Becoming the Crisis, and forming a Galactic Imperium through the Galactic Community, are both examples of ideas we had that were related to diplomacy is some fashion. With the Galactic Community in place, it made sense to allow players to play “the baddies” which aims to destroy the galaxy, and by continuation it made a lot of sense to add a feature that aims to be the counterforce to such threats.
Where Federations focused on cooperation and more friendly diplomacy, the goal of Nemesis was to focus more on building up conflicts between opposing forces. We really wanted to underline how a crisis can threaten the galaxy, and then a champion (the custodian) can rise to attempt to stop it.
We also wanted to create more opportunities for a balance of power to shift, so we wanted to continue with the idea of the custodian and how power can corrupt. By allowing the custodian to turn the galactic community into the galactic imperium, we were able to continue the trend of different types of crises that can occur in the galaxy. Although not perhaps a threat to all life in the galaxy, the Galactic Imperium (and a possible rebellion) was still intended to very much be considered a diplomatic crisis of sorts.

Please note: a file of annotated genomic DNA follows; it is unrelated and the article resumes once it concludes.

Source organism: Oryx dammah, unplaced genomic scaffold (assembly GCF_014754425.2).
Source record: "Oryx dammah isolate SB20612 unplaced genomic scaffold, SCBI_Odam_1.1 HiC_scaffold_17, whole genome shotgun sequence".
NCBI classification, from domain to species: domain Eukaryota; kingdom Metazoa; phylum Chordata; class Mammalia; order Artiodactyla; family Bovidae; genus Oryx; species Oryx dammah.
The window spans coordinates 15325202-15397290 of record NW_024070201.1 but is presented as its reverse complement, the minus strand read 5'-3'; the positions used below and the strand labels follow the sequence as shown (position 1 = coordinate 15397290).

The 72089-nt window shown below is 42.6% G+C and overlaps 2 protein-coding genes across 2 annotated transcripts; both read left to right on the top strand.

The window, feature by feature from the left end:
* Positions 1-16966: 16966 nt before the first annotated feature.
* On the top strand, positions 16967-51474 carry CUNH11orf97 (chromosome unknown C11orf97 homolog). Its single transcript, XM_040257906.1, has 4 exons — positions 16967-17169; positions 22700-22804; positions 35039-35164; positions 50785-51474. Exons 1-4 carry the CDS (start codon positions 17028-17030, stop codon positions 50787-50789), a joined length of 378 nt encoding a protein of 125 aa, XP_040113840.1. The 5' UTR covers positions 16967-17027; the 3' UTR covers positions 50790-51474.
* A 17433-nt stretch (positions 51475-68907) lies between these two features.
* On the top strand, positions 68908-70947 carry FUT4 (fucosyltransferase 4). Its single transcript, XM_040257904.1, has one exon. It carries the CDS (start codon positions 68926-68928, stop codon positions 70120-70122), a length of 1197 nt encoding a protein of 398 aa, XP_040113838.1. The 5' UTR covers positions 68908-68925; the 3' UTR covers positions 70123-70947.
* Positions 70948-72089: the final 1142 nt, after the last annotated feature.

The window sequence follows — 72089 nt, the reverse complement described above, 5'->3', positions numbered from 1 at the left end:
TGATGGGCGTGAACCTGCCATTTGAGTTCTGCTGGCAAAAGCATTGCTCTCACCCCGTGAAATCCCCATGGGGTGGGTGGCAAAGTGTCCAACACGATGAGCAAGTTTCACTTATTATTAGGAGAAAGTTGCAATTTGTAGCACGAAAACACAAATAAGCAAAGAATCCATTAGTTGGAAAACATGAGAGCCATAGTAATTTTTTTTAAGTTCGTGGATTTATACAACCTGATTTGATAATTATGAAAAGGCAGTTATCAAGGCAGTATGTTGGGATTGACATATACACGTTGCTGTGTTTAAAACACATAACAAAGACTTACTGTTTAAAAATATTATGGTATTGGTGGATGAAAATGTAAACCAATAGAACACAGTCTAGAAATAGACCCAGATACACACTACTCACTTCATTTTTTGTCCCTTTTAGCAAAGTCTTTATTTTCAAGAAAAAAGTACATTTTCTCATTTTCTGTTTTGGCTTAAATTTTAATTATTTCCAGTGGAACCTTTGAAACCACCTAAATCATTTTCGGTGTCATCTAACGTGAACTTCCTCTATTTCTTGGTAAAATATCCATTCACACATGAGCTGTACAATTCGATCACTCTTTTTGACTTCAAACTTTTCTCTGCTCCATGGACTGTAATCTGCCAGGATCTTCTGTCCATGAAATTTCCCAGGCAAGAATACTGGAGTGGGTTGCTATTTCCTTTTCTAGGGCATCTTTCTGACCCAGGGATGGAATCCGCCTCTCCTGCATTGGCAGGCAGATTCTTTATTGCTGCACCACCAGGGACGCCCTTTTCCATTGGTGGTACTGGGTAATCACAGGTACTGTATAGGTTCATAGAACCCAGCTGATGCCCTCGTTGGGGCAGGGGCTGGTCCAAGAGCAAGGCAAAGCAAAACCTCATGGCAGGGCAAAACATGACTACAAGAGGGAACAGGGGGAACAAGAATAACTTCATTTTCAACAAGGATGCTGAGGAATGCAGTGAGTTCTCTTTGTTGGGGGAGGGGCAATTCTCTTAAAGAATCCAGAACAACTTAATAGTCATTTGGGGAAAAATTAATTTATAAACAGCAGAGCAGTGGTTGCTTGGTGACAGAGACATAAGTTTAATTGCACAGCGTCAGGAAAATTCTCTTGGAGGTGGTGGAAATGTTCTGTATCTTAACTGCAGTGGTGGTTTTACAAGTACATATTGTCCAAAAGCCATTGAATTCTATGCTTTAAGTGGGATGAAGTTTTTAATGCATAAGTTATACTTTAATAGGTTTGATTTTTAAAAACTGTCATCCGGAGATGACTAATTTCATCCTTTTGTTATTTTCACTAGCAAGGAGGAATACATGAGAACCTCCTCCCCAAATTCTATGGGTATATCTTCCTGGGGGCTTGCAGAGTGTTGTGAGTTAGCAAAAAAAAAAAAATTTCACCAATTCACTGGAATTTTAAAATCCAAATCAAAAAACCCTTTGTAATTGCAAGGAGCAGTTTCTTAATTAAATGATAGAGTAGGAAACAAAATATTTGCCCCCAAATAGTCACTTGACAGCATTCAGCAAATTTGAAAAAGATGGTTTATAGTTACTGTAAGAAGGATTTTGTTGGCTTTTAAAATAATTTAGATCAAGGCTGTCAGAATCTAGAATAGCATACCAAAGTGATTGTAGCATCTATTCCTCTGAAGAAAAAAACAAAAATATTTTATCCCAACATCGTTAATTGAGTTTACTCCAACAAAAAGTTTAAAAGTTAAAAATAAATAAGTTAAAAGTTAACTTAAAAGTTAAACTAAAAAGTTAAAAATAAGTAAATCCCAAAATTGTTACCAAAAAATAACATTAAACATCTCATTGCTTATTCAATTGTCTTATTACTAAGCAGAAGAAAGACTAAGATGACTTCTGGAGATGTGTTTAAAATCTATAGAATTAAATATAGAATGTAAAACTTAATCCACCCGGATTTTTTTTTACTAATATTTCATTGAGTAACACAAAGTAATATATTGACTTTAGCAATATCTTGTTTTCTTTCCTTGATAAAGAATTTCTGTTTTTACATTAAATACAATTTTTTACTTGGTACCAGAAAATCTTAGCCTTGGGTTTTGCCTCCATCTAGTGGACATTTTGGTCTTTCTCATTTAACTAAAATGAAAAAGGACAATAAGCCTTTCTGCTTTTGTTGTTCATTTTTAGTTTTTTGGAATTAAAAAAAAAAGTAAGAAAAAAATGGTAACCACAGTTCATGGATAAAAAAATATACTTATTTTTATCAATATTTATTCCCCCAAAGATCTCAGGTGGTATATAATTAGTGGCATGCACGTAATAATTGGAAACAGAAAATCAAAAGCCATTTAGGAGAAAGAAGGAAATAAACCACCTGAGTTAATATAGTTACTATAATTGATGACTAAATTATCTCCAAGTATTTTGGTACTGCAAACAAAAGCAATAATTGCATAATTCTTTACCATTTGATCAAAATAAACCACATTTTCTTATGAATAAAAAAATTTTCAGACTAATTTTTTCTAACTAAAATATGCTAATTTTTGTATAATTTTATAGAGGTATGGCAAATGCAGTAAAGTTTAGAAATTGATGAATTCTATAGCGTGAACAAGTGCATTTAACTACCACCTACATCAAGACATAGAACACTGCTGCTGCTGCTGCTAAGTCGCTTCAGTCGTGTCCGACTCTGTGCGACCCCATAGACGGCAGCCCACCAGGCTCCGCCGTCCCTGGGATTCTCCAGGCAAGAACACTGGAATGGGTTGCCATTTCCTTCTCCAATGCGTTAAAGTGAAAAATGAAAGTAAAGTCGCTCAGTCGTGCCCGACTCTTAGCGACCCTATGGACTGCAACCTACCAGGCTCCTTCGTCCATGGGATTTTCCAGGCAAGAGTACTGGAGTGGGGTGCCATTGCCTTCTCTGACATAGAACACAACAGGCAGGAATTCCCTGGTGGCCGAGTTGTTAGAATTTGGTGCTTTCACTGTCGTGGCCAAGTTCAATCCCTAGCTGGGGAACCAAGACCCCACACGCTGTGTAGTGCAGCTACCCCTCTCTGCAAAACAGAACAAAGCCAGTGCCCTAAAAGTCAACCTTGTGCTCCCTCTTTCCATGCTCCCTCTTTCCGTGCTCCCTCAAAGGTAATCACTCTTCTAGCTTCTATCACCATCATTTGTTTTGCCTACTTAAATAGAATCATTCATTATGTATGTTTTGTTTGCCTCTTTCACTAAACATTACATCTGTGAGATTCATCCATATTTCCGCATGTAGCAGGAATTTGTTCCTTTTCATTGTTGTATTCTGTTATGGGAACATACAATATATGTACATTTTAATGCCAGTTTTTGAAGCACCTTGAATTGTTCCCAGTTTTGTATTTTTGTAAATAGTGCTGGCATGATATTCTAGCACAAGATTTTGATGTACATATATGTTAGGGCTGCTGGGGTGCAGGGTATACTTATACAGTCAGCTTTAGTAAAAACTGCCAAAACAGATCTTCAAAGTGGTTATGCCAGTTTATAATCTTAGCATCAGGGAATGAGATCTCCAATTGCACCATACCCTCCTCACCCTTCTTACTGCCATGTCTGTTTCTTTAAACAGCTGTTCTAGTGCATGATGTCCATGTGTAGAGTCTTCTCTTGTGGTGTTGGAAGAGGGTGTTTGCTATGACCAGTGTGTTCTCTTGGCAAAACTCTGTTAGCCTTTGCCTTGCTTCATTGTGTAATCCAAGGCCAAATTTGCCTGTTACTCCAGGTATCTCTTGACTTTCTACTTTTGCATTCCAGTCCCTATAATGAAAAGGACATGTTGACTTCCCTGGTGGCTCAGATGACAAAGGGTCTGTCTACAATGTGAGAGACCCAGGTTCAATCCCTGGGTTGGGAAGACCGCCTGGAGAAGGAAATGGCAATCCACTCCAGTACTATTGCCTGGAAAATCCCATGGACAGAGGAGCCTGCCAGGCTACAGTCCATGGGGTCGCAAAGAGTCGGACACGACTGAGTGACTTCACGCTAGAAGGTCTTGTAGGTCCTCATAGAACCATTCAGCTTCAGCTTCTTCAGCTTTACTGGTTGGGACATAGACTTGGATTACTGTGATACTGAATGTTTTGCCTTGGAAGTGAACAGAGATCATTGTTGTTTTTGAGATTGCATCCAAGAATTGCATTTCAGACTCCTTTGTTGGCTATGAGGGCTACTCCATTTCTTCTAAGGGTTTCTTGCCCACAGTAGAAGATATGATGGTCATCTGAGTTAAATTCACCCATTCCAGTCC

From my perspective I’m very happy with how we’ve managed to take these ideas from earlier and really bind them together in a very thematic sense in Nemesis. It’s not often that we can take so many powerful fantasies and put them together in such a way, so it's very fun to have been able to take this holistic approach.